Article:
speeak
cooal
'eeam/'ooam/yam
feyther/faather
Sheep Scoring Terms!
One = yahn
Two = tayhn
Three = tether
Four = mether
Five = mimph
Six = hithher
Seven = lithher
Eight = anver
Nine = danver
Ten = dic
Eleven = yahndic
Twelve = tayhndic
Thirteen = tetherdic
Fourteen = metherdic
Fifteen = mimphit/mump
Sixteen = yahn-a-mimphit
Seventeen = tayhn-a-mimphit
Eighteen = tether-a-mimphit
Nineteen = mether-a-mimphit
Twenty = jigit
Some Common Terms
Baggin = pack lunch
Bairn = child
Bazzerking = relaxing
Beefin(g) = crying
Bog = toilet
Chuddy = gum
Daft as a brush = stupid
Faffing = messing about
Flippin eck' = shock/suprise
Jiggered = very tired
Kegs = underwear
Not back'ard at comin' for'ard = pushy person
Pack it in = stop it
Rum'n = checky/sassy character
Scotch yows = ewes
Spanish = licorice
Sproggs = sweets
Tarra = bye
'appy as a pig in muck = very happy
Arese over tit = head over tail
More brass na brains = more money then sense
Not enough room to swing a cat = cramped
That ladgin buewer chored me pack up = that unattractive girl I don't like has stolen my packed lunch!

Sources

Yorkshire Dialect - http://www.yorkshiredialect.com/lexis.htm
BBC - http://www.bbc.co.uk/northyorkshire/voices2005/glossary/glossary.shtml
Yorkshire Dialect - http://www.yorkshiredialect.com/phonology.htm
Reader's Guide to Wuthering Heights - http://www.wuthering-heights.co.uk/josephs-speech.php
Bronte Studies - http://campuses.fortbendisd.com/campuses/documents/teacher/2009/teacher_20090122_1239_3.pdf

Joseph And What He's Saying
What He Says
'What are ye for?' he shouted. 'T' maister's down i' t' fowld. Go round by th' end o' t' laith, if ye went to spake to him.'
'Is there nobody inside to open the door?' I hallooed, responsively.
'There's nobbut t' missis; and shoo'll not oppen 't an ye mak' yer flaysome dins till neeght.'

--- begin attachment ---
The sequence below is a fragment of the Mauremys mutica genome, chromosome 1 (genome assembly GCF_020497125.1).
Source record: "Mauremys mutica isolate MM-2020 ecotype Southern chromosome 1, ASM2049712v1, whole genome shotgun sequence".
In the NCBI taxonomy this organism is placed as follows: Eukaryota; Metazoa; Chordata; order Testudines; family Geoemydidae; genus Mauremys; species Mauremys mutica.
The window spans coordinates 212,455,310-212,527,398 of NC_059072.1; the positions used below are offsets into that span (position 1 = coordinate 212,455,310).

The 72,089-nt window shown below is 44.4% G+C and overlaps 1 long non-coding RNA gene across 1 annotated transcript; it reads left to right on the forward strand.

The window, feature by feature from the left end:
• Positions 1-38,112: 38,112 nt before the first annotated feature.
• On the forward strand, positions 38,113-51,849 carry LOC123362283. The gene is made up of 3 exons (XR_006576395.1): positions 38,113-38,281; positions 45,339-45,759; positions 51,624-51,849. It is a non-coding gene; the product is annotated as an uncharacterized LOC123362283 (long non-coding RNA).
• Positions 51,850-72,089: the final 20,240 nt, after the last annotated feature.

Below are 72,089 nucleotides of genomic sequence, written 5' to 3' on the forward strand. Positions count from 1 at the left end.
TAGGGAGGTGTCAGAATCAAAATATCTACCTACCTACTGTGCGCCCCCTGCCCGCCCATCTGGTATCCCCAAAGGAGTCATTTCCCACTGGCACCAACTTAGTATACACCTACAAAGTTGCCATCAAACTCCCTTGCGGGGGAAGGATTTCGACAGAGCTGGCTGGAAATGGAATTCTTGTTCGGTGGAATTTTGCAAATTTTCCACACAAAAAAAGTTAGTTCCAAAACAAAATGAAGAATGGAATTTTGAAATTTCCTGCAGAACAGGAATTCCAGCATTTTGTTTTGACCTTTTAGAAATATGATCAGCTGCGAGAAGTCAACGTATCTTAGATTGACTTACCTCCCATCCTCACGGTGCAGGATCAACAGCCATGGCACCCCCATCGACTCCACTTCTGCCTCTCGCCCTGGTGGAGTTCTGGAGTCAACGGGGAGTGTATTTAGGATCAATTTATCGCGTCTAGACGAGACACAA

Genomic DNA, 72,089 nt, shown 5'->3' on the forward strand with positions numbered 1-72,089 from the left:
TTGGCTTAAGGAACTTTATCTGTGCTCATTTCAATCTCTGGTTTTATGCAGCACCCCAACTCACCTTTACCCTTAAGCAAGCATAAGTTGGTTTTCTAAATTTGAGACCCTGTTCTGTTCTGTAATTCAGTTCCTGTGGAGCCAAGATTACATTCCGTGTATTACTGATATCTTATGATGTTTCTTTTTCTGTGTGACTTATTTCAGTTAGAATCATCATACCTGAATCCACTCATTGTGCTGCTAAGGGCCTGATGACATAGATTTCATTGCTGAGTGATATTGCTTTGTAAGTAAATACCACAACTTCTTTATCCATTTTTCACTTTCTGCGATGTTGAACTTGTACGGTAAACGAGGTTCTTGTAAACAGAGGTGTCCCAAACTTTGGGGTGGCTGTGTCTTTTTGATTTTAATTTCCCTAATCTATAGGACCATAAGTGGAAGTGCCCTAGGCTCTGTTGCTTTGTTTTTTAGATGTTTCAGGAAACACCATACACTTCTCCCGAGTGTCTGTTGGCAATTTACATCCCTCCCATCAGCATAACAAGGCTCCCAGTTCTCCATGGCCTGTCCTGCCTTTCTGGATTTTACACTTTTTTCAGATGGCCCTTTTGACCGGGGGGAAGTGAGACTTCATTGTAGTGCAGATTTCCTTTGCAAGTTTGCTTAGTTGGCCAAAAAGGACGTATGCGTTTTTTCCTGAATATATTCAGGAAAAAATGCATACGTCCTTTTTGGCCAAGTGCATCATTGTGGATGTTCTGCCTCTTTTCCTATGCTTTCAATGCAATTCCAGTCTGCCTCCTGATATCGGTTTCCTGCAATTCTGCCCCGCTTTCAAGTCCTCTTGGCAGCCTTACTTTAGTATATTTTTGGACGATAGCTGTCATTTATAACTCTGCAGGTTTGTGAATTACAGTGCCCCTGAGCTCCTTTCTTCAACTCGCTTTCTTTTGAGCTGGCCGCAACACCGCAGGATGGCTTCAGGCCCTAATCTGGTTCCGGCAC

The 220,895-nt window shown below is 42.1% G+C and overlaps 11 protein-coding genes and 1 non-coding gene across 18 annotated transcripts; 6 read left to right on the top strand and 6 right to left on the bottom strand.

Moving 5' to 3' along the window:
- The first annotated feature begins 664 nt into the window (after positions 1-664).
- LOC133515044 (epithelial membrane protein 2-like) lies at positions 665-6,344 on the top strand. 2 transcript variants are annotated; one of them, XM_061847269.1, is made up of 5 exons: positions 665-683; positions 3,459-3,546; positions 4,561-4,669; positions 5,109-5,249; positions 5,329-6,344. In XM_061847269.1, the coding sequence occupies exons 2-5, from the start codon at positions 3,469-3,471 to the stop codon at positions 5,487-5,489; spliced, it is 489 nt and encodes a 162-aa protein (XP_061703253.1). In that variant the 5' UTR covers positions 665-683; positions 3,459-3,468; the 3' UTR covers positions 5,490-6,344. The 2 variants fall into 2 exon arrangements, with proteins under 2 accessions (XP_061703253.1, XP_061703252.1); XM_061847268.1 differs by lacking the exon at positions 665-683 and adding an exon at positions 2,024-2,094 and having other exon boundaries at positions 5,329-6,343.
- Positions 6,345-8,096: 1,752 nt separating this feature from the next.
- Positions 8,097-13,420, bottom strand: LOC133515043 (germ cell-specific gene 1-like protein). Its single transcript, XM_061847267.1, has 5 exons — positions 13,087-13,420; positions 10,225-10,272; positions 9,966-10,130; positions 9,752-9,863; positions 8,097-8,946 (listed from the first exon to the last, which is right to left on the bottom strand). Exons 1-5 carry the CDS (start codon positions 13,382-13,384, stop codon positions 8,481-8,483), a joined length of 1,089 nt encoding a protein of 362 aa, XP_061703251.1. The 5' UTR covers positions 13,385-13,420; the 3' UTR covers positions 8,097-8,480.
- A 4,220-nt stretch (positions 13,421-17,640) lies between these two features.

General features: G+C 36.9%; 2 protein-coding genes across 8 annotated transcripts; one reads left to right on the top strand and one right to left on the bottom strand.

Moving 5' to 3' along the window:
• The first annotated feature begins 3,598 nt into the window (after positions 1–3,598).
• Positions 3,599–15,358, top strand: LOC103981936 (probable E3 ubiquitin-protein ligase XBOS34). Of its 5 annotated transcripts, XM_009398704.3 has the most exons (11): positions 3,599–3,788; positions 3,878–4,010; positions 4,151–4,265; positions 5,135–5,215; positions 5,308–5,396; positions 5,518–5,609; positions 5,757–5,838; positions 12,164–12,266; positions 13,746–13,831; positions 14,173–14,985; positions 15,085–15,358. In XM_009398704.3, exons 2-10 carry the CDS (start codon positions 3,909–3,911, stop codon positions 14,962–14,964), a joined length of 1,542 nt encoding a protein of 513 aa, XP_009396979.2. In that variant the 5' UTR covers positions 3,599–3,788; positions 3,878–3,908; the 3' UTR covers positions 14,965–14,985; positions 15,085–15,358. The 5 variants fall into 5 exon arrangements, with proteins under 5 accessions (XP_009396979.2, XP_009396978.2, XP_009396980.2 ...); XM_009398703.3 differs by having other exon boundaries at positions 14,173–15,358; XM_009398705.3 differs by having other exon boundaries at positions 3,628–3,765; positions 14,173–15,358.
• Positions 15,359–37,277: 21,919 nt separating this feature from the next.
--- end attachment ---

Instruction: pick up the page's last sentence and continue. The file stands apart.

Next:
'Why? Cannot you tell her whom I am, eh, Joseph?'
'Nor-ne me! I'll hae no hend wi't,' muttered the head, vanishing.

Chapter 2, page 7
What It Means
'What do you want?' he shouted. 'The master's down in the fold [sheep pen]. Go round the end of the barn if you want to speak to him.'
'Is there nobody inside to open the door?' I hallooed, responsively.
'There's nobody but the mistress, and she'll not open it for you if you make your frightening din [noise] till night.'
'Why? Cannot you tell her whom I am, eh, Joseph?'
'Not me. I'll not have anything to do with it,' muttered the head, vanishing.
Why Is He The Only One In Dialect
I is i' truth a coontry youth,
Nean used to Lunnon fashions;
Yet vartue guides, an' still presides
Ower all my steps an' passions.
Nea coortly leer, bud all sincere,
Nea bribe shall iver blinnd me ;
If thoo can like a Yorkshire tike,
A rogue thoo'll niver finnd me.

Thof envy's tongue, so slimly hung,
Would lee aboot oor coonty,
Nea men o' t' earth boast greater worth,
Or mair extend their boonty.
Oor northern breeze wi' us agrees,
An' does for wark weel fit us ;
I' public cares, an' love affairs,
Wi' honour We acquit us.

Sea great a maand is ne'er confaand
'Tiv onny shire or nation,
They gie un meast praise whea weel displays
A larned eddication;
Whaal rancour rolls i' laatle souls,
By shallow views dissarnin',
They're nobbut wise at awlus prize
Good manners, sense, an' larnin'.

An Honest Yorkshireman
Henry Carey (Died 1748)